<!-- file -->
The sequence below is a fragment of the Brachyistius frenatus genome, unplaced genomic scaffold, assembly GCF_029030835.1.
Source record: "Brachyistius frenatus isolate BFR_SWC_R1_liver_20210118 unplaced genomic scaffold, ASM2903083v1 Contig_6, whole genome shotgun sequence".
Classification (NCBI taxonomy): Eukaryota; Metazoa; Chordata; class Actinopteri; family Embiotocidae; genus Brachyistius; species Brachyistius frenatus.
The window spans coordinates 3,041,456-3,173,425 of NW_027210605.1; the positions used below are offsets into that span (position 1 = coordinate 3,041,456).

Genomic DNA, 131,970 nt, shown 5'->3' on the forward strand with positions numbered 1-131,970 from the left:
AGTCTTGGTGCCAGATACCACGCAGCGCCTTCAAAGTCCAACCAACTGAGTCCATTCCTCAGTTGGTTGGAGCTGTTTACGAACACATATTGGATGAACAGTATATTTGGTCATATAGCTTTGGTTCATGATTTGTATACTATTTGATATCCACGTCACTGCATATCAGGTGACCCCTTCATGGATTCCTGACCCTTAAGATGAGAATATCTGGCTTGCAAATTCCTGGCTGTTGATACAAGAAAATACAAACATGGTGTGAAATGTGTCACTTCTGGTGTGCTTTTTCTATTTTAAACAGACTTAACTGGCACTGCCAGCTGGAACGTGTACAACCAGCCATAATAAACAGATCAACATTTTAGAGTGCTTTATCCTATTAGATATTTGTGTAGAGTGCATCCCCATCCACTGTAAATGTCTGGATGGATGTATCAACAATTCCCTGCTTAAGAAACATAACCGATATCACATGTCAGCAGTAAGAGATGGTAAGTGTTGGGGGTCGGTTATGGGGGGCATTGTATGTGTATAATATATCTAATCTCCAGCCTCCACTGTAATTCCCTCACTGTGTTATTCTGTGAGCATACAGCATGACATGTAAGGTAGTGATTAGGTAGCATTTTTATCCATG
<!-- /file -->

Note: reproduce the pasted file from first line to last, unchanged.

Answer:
The sequence below is a fragment of the Brachyistius frenatus genome, unplaced genomic scaffold, assembly GCF_029030835.1.
Source record: "Brachyistius frenatus isolate BFR_SWC_R1_liver_20210118 unplaced genomic scaffold, ASM2903083v1 Contig_6, whole genome shotgun sequence".
Classification (NCBI taxonomy): Eukaryota; Metazoa; Chordata; class Actinopteri; family Embiotocidae; genus Brachyistius; species Brachyistius frenatus.
The window spans coordinates 3,041,456-3,173,425 of NW_027210605.1; the positions used below are offsets into that span (position 1 = coordinate 3,041,456).

Genomic DNA, 131,970 nt, shown 5'->3' on the forward strand with positions numbered 1-131,970 from the left:
AGTCTTGGTGCCAGATACCACGCAGCGCCTTCAAAGTCCAACCAACTGAGTCCATTCCTCAGTTGGTTGGAGCTGTTTACGAACACATATTGGATGAACAGTATATTTGGTCATATAGCTTTGGTTCATGATTTGTATACTATTTGATATCCACGTCACTGCATATCAGGTGACCCCTTCATGGATTCCTGACCCTTAAGATGAGAATATCTGGCTTGCAAATTCCTGGCTGTTGATACAAGAAAATACAAACATGGTGTGAAATGTGTCACTTCTGGTGTGCTTTTTCTATTTTAAACAGACTTAACTGGCACTGCCAGCTGGAACGTGTACAACCAGCCATAATAAACAGATCAACATTTTAGAGTGCTTTATCCTATTAGATATTTGTGTAGAGTGCATCCCCATCCACTGTAAATGTCTGGATGGATGTATCAACAATTCCCTGCTTAAGAAACATAACCGATATCACATGTCAGCAGTAAGAGATGGTAAGTGTTGGGGGTCGGTTATGGGGGGCATTGTATGTGTATAATATATCTAATCTCCAGCCTCCACTGTAATTCCCTCACTGTGTTATTCTGTGAGCATACAGCATGACATGTAAGGTAGTGATTAGGTAGCATTTTTATCCATG